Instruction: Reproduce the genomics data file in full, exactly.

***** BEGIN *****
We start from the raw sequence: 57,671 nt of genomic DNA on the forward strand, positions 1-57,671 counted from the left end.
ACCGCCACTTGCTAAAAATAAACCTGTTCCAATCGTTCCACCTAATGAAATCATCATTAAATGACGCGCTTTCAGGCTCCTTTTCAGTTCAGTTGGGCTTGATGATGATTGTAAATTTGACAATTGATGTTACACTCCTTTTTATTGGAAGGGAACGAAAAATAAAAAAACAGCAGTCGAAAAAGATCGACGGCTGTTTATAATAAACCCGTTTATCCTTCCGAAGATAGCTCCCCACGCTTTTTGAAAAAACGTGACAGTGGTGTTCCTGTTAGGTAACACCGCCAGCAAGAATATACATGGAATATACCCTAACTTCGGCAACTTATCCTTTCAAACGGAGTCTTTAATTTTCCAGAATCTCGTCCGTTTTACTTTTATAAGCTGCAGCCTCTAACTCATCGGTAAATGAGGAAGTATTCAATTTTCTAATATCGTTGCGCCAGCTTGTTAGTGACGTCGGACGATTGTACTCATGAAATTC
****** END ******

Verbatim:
We start from the raw sequence: 57,671 nt of genomic DNA on the forward strand, positions 1-57,671 counted from the left end.
ACCGCCACTTGCTAAAAATAAACCTGTTCCAATCGTTCCACCTAATGAAATCATCATTAAATGACGCGCTTTCAGGCTCCTTTTCAGTTCAGTTGGGCTTGATGATGATTGTAAATTTGACAATTGATGTTACACTCCTTTTTATTGGAAGGGAACGAAAAATAAAAAAACAGCAGTCGAAAAAGATCGACGGCTGTTTATAATAAACCCGTTTATCCTTCCGAAGATAGCTCCCCACGCTTTTTGAAAAAACGTGACAGTGGTGTTCCTGTTAGGTAACACCGCCAGCAAGAATATACATGGAATATACCCTAACTTCGGCAACTTATCCTTTCAAACGGAGTCTTTAATTTTCCAGAATCTCGTCCGTTTTACTTTTATAAGCTGCAGCCTCTAACTCATCGGTAAATGAGGAAGTATTCAATTTTCTAATATCGTTGCGCCAGCTTGTTAGTGACGTCGGACGATTGTACTCATGAAATTC